This is something I have stated many times in previous articles as it demands high levels of mobility and stability in order to complete it effectively. There really is no way to cheat on a TGU. Make sure you read this article to see more about this exercise. Why the Turkish Get-up is the ultimate core exercise

  

Front Squat vs Ab Wheel

The front squat is one of the most challenging exercises to do and any flaw in your technique exposes huge problems. It is one of the most difficult exercises to breathe in if you complete this with big loads as the demand on your body to stabilize the spine is so immense. I thought the activation may have been a bit higher for this exercise than it was. The ab wheel exercise rated as one of the highest for external and internal oblique activation and this was not a surprise as you can really feel these muscles being torn apart when you do this exercise.

As per the earlier the example with the deadlift and the squat this once again shows the weakness in use of the lumbar erectors as all of the anterior core muscles are taken to their limit with little activation required from their posterior counterparts. While the front squat rates much lower on peak activation for abdominal control I would still rate it as a better core exercise for its ability to recruit all of the core.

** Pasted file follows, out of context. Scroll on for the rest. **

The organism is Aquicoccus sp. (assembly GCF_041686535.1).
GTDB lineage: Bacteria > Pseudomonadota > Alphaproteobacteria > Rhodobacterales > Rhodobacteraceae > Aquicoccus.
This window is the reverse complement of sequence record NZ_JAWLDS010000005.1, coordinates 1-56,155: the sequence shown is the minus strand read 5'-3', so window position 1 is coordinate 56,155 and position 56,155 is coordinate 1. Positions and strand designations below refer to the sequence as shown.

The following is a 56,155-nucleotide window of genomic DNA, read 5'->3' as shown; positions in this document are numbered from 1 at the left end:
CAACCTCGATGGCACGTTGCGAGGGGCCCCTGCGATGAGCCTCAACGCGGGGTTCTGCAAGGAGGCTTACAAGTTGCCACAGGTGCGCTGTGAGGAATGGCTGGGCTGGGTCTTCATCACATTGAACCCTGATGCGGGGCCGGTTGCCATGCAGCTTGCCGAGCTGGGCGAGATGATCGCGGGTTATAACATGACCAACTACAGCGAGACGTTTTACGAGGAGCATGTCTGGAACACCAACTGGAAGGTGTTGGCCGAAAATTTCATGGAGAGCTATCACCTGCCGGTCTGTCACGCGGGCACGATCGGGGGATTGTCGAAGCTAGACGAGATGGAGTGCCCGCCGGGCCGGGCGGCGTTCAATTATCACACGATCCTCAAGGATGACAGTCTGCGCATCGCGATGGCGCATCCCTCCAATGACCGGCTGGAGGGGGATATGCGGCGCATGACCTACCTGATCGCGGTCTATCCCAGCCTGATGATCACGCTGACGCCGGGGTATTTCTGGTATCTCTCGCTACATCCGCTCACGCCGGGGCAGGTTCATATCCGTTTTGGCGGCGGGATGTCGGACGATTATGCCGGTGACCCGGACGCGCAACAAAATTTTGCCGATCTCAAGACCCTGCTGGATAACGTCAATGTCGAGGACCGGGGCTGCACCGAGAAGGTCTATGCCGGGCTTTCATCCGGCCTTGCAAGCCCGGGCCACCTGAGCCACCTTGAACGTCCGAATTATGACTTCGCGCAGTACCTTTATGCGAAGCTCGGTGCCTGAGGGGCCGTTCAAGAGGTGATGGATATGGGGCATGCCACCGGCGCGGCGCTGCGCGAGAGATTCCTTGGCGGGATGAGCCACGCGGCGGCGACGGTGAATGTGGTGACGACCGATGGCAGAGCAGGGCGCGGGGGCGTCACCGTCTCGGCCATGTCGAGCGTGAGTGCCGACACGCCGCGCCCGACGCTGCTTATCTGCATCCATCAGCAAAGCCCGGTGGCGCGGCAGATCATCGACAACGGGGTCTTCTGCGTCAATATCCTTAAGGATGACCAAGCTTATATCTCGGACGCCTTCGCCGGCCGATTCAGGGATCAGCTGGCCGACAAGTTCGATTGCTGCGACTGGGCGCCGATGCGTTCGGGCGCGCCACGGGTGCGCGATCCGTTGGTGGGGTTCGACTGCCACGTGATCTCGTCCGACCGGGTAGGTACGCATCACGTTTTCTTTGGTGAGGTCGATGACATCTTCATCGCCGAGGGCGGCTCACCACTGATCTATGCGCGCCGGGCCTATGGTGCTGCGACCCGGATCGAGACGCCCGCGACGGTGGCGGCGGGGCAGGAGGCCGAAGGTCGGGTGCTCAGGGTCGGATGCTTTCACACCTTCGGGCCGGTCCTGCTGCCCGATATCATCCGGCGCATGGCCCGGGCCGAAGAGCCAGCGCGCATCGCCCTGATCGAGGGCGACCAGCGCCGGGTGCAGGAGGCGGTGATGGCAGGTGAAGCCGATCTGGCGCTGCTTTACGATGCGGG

Chin-ups vs Leg Raise

In this example I compared two very similar exercises that really share the same grip strength.

In his conclusion Bret stated that - “Probably the most shocking result of this entire experiment was the level of rectus abdominis activity elicited by a bodyweight chin-up! It beat out any other abdominal exercise, weighted exercises and all, in mean and peak rectus abdominis activity.”

The Chin-up like the deadlift and farmers walks, builds incredible grip strength because your fingers, hands and forearms are all used. Grip strength has been proven in many studies to be a good predictor of future injury and even overall body strength. Muscles throughout the entire back are hit with enough stress to make them grow stronger but additionally, your abdominal muscles are given a good workout due to the stabilisation needed through the entire core to stop your back from arching and your legs from swinging.

Another surprise was that using extra weight on chin-ups via a dip belt didn’t increase rectus abdominis activity – it lowered it. If you’re aiming to get a great core workout via chin ups, I recommend performing slow, controlled repetitions while focusing on keeping the hips and spine perfectly neutral throughout the set.